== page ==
Difficult Tune with 6BR

Discussion in '6BR, 6BR Improved & Wildcats' started by Patruck825, Jul 10, 2018 at 10:59 AM.

  1. Patruck825

    Patruck825

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    Morning Gents,

    I'm new to 6br, but not to reloading or shooting in general. All of my previous barrels in other calibers have had very pronounced flat spots in velocity that indicated my nodes.

    However with this 6br barrel, it seems nearly every load shoots well, but there are no flat spots in velocity to indicate a node. Here is a ladder test i shot the other day.

    26" Hawk Hill - 105 hybrid

    H4895:

    28.8 - 2810, 2817, 2814 SD:3.6
    29.0 - 2831, 2826, 2821 SD: 3.1
    29.2 - 2847, 2847, 2841 SD 3.4
    29.4 - 2856, 2858, 2851 SD:3.6
    29.6 - 2881, 2861, 2867 SD: 10.2
    29.8 - 2882, 2878, 2895 SD: 8.8
    30.0 - 2897, 2907 SD:7.0

    I picked 29.3, loaded up 10 shots and had an SD of 3.8, it shoots well enough to keep it there. But i am just curious if anyone else has experienced this lack of flat spots with the "ultra easy to tune 6BR"
     
  2. Toby Bradshaw

    Toby Bradshaw Gold $$ Contributor

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    Tune is determined by group size and shape on the target, not by chronograph readings. How does your 6BR shoot?
     
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  3. Patruck825

    Patruck825

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    There are a couple different schools of thought on this. One is the way you mention, the other aims exclusively for low SD and ES spreads and that usually translates to the best groups. It’s worked very well for me in the past.

    It shoots well, under a half inch at 100 yards, unfortunately I don’t have access too longer ranges reliably enough to test on. I have matches to prepare for and can’t wait a month or two for an invite out to extended ranges.
     
  4. Toby Bradshaw

    Toby Bradshaw Gold $$ Contributor

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    I don't own a chronograph, but I do know how to tune a BR rifle. ;)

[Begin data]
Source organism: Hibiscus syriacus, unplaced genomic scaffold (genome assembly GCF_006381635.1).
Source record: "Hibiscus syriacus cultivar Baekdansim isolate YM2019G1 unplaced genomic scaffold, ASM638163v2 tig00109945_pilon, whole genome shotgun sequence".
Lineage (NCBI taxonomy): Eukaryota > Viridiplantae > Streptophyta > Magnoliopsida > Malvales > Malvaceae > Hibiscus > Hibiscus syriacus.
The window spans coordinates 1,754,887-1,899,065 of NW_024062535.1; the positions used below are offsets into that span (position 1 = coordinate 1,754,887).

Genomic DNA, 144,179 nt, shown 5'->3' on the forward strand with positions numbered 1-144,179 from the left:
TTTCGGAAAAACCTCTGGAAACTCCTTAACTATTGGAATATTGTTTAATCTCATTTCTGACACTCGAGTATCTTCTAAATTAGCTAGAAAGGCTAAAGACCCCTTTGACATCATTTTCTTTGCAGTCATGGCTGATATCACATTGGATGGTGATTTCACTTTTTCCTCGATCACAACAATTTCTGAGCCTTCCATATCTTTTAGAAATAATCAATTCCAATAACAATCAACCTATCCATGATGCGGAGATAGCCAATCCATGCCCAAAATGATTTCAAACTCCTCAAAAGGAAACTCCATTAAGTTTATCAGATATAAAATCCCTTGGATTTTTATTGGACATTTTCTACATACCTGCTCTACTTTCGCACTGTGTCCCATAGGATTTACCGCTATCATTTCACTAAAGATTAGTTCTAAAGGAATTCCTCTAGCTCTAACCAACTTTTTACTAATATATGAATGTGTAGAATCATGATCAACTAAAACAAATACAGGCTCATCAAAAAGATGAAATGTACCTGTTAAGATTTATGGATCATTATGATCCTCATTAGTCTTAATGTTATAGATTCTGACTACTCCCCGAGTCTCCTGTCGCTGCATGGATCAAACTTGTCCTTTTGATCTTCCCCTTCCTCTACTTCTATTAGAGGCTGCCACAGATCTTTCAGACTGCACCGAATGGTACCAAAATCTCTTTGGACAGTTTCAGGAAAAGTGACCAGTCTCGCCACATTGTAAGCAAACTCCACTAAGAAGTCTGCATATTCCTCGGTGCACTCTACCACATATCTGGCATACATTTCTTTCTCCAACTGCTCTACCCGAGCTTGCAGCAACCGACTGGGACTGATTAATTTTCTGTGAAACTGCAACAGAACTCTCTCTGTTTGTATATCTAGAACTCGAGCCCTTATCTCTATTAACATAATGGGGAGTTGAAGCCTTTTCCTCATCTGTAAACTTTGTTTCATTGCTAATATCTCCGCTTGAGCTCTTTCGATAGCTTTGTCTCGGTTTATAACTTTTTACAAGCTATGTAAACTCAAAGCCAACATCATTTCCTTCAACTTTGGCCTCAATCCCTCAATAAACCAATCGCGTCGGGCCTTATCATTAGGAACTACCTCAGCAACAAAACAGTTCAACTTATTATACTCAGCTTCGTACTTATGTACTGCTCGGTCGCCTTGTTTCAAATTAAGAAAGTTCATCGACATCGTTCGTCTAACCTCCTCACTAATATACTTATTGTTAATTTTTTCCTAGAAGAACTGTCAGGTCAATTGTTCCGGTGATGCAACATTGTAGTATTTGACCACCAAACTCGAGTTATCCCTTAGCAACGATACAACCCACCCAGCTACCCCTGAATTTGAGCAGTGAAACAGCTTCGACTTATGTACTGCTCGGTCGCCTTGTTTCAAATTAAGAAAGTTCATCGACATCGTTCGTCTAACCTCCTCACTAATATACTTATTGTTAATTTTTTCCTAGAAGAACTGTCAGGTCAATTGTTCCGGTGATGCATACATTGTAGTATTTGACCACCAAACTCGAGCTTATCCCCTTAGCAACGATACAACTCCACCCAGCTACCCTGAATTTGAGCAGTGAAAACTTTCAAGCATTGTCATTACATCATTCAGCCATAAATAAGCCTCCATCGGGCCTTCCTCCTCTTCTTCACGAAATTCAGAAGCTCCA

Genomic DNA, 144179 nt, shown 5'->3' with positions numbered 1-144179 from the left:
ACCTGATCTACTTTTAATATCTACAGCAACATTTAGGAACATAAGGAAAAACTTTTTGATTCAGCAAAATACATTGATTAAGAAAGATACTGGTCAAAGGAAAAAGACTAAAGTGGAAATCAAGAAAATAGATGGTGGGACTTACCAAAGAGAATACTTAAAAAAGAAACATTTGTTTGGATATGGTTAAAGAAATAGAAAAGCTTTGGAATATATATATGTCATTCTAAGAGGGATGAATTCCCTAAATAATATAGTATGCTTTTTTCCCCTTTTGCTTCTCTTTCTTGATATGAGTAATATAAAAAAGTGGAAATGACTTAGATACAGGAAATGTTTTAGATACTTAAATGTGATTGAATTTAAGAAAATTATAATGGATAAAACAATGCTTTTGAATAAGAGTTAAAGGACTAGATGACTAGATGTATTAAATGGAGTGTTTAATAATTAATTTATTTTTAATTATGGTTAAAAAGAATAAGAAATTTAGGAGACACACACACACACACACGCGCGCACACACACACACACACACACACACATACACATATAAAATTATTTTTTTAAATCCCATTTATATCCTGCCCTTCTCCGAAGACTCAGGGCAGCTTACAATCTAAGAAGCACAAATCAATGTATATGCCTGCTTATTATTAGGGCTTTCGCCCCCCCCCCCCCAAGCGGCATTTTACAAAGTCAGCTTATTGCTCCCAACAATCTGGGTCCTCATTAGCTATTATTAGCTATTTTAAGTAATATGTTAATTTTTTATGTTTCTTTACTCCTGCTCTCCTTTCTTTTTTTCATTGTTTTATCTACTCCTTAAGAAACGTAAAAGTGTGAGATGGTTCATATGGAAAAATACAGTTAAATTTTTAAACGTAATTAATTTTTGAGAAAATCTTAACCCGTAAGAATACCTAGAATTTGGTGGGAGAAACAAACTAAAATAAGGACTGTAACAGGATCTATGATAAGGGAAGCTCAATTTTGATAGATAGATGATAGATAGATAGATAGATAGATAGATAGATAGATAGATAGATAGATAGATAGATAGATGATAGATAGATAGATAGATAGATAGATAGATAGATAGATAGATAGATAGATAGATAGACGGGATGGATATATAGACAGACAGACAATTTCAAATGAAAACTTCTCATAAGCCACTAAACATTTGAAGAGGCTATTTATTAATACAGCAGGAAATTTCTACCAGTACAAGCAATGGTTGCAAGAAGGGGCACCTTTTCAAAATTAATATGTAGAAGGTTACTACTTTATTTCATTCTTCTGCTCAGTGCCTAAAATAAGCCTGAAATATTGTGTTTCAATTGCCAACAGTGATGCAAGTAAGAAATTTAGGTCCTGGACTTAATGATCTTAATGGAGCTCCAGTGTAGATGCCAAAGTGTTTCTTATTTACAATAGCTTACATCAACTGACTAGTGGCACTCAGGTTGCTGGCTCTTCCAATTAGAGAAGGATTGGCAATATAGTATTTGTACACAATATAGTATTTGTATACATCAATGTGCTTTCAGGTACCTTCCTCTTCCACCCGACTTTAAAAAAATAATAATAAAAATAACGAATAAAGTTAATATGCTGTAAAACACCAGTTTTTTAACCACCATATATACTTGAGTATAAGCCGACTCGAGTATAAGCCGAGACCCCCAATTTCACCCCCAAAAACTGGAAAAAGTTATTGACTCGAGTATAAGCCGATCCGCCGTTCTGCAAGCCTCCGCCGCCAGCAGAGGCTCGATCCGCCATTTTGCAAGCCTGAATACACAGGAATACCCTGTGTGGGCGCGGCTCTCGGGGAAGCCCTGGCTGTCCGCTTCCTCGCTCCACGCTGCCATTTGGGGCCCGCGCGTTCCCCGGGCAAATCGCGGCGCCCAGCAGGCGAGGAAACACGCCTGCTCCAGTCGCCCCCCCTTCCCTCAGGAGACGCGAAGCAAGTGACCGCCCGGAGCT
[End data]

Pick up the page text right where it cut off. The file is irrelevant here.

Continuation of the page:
I don't know a single winning BR shooter who tunes with a chronograph without looking at group size/shape. Maybe I need to get out more.

    30BR charge and seating depth2.JPG
     
  5. Texas10

    Texas10 Gold $$ Contributor

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    Toby,
    I am mostly a novice at this sport, but I thought I knew some of the basics. However now I read your target notes and am thoroughly confused.
    Please school me on the "touch" dimension you write on your target. 1.754 is your touch, and you use 1.737 as jam but to me that would be a .017 jump.
    Or am I not interpreting your notes correctly?
     
  6. Toby Bradshaw

    Toby Bradshaw Gold $$ Contributor

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    The seating depth number is the bullet seater stem length on the Wilson die, so a longer measurement moves the bullet farther from the lands.
     
  7. Patruck825

    Patruck825

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    Well I got a chance to ladder test at 550yards. The load I picked using my chronograph technique ended up being the same one that stood out in the ladder teat.

    Here’s a pic, one cold clean bore shot and then 3 to follow up. Orange dot is a 2” sticker.

    A1EAD69C-F0A9-456C-9E01-E19458061163.jpeg
     
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  8. AckleymanII

    AckleymanII Silver $$ Contributor

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    Patruck, that looks typical for a barrel that is clean, with some kind of residual solvents left in the barrel. Try pushing two patches saturated with lighter fluid through the barrel when you are through cleaning.
     
  9. Patruck825

    Patruck825

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    oh yes, I’m aware. That result was expected just explaining the flyer.
    I do always patch the bore dry after cleaning. The first shot on a clean bore always chrono a a good 60fps slower.